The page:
Written by Sean McPheat |
7 July, 2016
Have you ever had that time when a prospect has been really horrible to you?
I mean aggressively horrible, even resorting to swearing or downright nasty comments?
It does happen, and unfortunately for many salespeople, it can have a profound affect.
Imagine you’re making a sales call and the prospect starts ranting and raving.
They use abusive language that is uncalled for and tell you never to call again, or worse.
The effect can be devastating.
“Is it my approach? Is it my personality? Is it my product or services? Is it….is it…is it?”
The list goes on. We find ourselves blaming ourselves for what might have been totally out of our control.
Think about it.
Do you know the type of day the prospect has had up until your call?
No, you don’t. It could be that you simply called at an inappropriate moment, when the prospect is stressed out with a crisis.
And you are simply an interruption to his day.
No wonder they might be rude or short with you and say things that are very personal.
That could be the reason, or it maybe they are just miserable sons of you-know-what!
When you get treated that way, many people have a tendency to dwell on it.
You tell everyone else in the office what just happened.
You keep in front of mind, playing the conversation over and over in your mind.
You feel angry, resentful. You categorise the person as a jerk and vow never to call them again.
You project your feelings onto the prospect and use the expletives back on them or you have ago at them for having an affect on your emotional well-being.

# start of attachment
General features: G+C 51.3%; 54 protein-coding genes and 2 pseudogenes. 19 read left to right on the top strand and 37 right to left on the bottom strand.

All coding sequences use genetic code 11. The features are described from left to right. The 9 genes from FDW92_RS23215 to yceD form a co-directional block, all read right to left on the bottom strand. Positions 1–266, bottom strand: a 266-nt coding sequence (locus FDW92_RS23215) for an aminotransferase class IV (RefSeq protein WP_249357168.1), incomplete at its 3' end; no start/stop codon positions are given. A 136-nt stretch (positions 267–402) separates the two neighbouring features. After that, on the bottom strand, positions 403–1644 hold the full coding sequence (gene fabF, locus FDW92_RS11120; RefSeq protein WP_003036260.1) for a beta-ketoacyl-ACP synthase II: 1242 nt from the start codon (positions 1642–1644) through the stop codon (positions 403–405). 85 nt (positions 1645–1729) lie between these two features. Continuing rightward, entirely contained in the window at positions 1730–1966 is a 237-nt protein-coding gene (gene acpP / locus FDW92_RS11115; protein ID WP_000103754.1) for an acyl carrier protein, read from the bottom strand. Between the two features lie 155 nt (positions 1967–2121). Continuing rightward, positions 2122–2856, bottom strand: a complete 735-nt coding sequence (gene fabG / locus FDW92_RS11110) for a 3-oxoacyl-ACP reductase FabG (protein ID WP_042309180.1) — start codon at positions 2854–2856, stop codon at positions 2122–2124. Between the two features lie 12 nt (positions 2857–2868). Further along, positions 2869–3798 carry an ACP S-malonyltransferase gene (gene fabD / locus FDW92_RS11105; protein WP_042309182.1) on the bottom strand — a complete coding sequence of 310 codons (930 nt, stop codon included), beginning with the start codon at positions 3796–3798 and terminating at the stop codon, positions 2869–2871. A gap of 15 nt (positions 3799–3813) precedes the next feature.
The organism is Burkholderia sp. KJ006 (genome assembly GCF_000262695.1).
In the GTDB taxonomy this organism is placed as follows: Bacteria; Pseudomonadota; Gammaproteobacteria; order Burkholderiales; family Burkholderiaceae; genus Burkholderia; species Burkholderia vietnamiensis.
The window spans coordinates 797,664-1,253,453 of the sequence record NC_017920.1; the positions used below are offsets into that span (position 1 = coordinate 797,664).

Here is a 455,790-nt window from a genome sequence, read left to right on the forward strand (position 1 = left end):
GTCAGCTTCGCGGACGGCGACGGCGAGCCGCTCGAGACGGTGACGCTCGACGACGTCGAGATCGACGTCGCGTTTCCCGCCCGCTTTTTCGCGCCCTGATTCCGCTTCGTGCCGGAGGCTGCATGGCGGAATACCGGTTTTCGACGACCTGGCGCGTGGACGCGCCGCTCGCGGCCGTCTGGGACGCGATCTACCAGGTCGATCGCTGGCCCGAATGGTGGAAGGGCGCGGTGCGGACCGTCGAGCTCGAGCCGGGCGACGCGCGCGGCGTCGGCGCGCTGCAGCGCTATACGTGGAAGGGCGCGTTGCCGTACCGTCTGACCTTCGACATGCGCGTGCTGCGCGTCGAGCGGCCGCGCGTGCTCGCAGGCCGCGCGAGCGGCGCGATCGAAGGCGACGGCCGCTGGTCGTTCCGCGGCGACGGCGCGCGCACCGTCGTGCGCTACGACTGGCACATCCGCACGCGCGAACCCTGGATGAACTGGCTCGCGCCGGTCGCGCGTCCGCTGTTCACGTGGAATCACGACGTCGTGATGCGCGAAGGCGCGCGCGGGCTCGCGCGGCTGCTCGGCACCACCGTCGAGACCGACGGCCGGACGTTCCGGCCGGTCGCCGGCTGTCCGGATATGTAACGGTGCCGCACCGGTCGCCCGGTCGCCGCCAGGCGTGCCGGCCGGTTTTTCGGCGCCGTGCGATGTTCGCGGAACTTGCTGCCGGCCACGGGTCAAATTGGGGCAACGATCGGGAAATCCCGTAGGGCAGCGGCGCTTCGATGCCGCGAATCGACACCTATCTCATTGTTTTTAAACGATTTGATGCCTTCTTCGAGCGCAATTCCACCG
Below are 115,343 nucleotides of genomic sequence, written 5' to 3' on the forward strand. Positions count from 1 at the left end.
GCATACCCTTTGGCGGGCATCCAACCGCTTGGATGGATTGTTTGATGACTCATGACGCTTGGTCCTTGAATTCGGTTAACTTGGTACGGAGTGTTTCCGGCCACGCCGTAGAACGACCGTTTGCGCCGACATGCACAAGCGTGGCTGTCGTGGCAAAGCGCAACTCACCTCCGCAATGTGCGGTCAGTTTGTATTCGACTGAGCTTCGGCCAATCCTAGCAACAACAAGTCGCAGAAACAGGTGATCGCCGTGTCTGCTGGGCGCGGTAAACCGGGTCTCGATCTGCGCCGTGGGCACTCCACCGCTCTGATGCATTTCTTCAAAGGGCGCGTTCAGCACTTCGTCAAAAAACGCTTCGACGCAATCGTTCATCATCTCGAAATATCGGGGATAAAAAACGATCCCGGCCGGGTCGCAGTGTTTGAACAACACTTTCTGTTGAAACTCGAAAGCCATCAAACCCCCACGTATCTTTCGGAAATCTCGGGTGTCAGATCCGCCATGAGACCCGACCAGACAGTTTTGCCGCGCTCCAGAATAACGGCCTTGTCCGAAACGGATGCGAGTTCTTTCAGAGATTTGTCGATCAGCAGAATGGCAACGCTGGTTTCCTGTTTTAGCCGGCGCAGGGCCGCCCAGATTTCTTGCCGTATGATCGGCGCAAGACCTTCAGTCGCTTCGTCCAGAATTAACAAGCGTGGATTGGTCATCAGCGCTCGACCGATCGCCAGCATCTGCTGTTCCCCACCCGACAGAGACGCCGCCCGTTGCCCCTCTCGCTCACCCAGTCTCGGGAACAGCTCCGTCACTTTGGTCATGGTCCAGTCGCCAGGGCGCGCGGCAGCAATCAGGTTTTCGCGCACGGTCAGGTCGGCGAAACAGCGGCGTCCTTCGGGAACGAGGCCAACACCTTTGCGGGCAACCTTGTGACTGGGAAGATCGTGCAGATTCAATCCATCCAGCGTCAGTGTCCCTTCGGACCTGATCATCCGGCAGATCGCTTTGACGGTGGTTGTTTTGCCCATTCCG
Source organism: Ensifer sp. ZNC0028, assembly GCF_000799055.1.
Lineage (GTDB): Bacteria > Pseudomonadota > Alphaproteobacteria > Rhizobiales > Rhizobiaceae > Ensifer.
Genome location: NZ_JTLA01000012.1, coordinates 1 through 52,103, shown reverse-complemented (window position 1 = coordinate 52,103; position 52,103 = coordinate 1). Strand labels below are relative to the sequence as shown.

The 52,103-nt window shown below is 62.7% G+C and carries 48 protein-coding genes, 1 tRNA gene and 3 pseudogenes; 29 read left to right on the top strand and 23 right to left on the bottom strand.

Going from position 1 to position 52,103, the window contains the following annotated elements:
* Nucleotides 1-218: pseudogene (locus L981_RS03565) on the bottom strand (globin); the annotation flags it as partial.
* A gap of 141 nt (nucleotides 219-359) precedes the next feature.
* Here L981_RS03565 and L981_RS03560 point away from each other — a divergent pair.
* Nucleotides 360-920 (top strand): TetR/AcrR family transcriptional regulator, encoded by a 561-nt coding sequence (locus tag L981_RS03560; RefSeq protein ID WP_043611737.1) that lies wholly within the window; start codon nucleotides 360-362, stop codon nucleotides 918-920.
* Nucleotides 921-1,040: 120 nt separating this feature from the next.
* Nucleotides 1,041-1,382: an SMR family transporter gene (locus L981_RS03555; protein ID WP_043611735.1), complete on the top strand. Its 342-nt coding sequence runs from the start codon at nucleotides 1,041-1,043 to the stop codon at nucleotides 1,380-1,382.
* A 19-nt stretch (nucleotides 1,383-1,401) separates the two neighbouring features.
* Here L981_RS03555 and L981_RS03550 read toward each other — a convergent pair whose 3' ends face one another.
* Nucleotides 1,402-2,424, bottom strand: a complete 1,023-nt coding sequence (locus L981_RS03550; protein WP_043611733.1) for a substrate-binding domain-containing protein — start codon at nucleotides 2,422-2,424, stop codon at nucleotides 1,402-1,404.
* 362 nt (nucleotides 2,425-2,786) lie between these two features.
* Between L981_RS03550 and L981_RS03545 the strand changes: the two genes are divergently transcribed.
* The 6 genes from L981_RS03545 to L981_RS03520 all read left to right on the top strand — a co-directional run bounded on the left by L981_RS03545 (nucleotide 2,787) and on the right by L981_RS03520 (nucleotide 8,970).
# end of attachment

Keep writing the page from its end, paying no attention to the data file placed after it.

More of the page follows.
Meanwhile, back in their office, they don’t even remember you.
That little interruption is lost in the millions of other things going on in their world.
You were a blip. A momentary fleeting interruption.
In effect, they don’t care about how you feel. It’s then difficult to refocus and carry on with your job. It hurts.
You fantasise about calling them back and telling them to take a long run off a short pier (or words to that effect!).
Effectively, you’re wasting precious time, energy and emotions here. You’re living in the past, unable to focus on moving on.
There must be a better way.
Yes, there is. Remember that anger, stress or negativity is simply energy needing to be expressed.
Energy exists in many forms, and it’s possible for that negative energy to be harnessed and redistributed into making things work for you.
Some of the most successful people around have had to turn disappointments, defeat, rejection and anger into irrepressible determination in order to make themselves successful.
When someone hurts you or makes you angry, take that energy and utilise it. Fill your mind with adrenaline for revenge.
Take advantage of that energy to get better, because achievement is the ultimate revenge.
When you take that energy you’ve produced from the previous bad call, you say, in effect, “Right…thanks for that response Mr Idiot; I’m now going to spend some time finding people who really need my services. There are people out there needing me. It obviously isn’t you, and you’re the one who is missing out. I’m just one call away from finding the person who needs me. NEXT!”
This isn’t pollyanna-ish, positive thinking. This is taking real energy and transferring it to make a real difference in the actions you take and hence the results you achieve.
So, next time someone has a real go at you, in person or one the phone, take that energy and pout it to good use.